‘Is this really necessary?’
New security procedures rolled out this week will require solicitors and barristers to complete a “sip test” if they want to bring drinks into court buildings.
Introduced by HM Courts & Tribunals Service (HMCTS), the new measures will require all court users to taste unsealed beverages in order to prove the contents are harmless.
Details of the new “sip test” emerged on social media after a Coventry Crown Court official sent an email to lawyers requesting that they “support” its implementation.
The email — a copy of which was tweeted by barrister Andrew Keogh — states that “anyone refusing to comply with this request will be refused access to the court.”
Amusingly, the email goes on to play out a scenario in which a barrister (probably a pupil) has been sent to the local Costa on a caffeine supply mission. It continues:
Often, I see one member of the bar entering the court building with numerous coffee cups having drawn the short straw for the coffee run that day. I just want to highlight that this new security procedure will in such circumstances require the sip test to be conducted on all drinks and not just a single cup.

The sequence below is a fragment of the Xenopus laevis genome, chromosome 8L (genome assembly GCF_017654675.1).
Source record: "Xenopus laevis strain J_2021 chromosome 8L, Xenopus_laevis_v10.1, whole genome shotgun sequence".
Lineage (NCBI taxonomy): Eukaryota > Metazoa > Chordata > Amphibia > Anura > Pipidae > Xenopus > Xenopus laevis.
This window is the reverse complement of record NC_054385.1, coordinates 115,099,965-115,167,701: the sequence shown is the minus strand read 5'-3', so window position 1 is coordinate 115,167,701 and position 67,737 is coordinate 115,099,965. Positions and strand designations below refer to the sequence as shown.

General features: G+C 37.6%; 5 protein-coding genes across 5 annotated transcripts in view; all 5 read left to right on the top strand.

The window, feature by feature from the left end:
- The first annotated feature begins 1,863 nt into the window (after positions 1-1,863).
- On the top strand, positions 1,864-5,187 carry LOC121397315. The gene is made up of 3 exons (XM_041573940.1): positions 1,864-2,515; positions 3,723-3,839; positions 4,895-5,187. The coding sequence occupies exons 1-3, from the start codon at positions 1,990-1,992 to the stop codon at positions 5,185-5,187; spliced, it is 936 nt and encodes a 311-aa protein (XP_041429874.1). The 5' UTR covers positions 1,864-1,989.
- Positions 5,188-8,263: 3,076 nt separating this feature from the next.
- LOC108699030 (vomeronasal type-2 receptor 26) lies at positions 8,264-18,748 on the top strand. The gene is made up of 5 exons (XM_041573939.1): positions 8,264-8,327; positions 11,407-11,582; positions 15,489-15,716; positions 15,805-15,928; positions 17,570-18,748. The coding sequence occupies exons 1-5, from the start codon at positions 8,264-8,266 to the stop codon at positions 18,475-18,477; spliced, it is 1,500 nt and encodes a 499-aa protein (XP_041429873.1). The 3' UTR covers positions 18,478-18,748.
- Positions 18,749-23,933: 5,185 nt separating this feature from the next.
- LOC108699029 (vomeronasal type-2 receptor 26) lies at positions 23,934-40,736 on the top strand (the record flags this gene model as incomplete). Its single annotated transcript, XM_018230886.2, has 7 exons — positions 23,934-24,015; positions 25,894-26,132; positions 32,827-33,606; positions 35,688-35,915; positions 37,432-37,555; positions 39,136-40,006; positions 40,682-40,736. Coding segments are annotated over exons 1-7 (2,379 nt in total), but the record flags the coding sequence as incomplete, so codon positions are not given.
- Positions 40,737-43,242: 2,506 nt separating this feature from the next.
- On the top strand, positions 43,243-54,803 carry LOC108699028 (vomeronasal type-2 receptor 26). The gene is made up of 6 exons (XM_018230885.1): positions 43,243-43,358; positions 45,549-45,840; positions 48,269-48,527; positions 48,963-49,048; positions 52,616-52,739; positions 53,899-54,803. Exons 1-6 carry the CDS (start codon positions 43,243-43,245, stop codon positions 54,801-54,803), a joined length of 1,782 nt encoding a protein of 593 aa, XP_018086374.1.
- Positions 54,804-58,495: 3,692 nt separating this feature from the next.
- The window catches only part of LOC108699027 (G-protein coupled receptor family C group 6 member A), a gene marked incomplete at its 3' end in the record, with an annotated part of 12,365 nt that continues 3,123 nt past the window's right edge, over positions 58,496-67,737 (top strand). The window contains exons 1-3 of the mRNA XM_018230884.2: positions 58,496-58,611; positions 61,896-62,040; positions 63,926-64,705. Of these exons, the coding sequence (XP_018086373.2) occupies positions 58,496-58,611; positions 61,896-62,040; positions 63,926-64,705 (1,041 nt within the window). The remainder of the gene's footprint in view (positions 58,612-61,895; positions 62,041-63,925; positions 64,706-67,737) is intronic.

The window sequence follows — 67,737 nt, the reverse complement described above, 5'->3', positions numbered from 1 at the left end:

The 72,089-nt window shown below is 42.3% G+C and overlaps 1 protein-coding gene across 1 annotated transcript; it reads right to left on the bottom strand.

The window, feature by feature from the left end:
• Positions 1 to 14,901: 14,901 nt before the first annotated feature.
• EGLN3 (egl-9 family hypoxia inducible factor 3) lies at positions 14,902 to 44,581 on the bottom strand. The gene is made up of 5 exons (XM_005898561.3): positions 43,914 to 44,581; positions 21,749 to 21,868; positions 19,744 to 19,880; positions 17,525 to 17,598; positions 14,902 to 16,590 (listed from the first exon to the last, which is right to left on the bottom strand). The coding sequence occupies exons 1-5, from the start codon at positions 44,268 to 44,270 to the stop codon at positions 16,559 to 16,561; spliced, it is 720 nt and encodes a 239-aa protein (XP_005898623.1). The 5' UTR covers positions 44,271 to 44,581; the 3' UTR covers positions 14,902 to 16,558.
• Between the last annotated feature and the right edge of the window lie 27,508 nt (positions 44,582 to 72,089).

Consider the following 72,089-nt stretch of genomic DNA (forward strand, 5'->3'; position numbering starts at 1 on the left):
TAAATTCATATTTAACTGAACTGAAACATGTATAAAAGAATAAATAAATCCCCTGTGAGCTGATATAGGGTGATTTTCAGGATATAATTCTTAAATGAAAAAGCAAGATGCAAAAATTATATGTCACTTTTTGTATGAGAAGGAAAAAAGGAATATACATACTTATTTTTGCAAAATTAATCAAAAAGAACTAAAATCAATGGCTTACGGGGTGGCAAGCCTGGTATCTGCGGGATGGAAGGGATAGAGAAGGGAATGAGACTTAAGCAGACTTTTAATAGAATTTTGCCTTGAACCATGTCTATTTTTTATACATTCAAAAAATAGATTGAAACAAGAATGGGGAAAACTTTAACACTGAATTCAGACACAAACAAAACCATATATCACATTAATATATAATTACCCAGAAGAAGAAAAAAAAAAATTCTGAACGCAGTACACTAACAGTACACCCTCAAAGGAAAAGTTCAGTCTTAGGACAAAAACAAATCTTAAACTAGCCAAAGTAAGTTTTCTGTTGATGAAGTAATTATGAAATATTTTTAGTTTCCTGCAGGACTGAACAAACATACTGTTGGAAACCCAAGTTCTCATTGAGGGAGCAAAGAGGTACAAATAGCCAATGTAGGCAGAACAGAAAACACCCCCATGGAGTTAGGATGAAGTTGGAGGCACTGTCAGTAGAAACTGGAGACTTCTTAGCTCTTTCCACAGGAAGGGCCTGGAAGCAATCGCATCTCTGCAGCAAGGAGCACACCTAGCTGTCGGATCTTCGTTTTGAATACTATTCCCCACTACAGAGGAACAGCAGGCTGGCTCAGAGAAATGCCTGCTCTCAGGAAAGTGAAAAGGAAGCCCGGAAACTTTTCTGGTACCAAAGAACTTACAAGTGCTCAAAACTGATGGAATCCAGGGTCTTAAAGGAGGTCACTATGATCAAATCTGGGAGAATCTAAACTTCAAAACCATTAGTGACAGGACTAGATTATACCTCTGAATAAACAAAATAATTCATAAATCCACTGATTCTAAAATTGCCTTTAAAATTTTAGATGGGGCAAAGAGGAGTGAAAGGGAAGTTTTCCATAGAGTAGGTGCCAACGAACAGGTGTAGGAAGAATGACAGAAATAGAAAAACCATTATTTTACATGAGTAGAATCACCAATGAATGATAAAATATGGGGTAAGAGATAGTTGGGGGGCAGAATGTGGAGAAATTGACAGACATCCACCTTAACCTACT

The new rules — introduced yesterday, according to the email — haven’t gone down well with many lawyers on Twitter.
Rebecca Herbert, a criminal barrister at 36 Bedford Row, sensibly suggested that lawyers should be given a special “photo ID”.
surely poss some arrangement to have photo ID so we can get in quickly? Wastes valuable time.
— Rebecca Herbert (@RebeccaHerber44) August 8, 2017
Echoing Herbert’s sentiments, Simon Myerson QC argued that lawyers should not be subject to the sip test.
Whilst regular users are not permitted to benefit from regular use, yes.
The stupidity lies in not permitting regular users to pass through.
— Simon Myerson QC (@SCynic1) August 8, 2017
9 Bedford Row’s Max Hardy cheekily claimed that the refreshment analysis could lead to a more intimate security check.
a short stumble from the sip test to the peek test to make sure you're not packing anything undesirable in your pants.
— Max Hardy (@maxbarrister) August 8, 2017
Meanwhile, Keogh too questioned whether the test was a step too far.
— CrimeLine Complete (@CrimeLineLaw) August 8, 2017
Responding to the criticism on Twitter, HMCTS chief executive Susan Acland-Hood said that the sip test approach is “based on good security advice.” However, she did note Herbert’s photo ID suggestion and reassured lawyers she would look into it.
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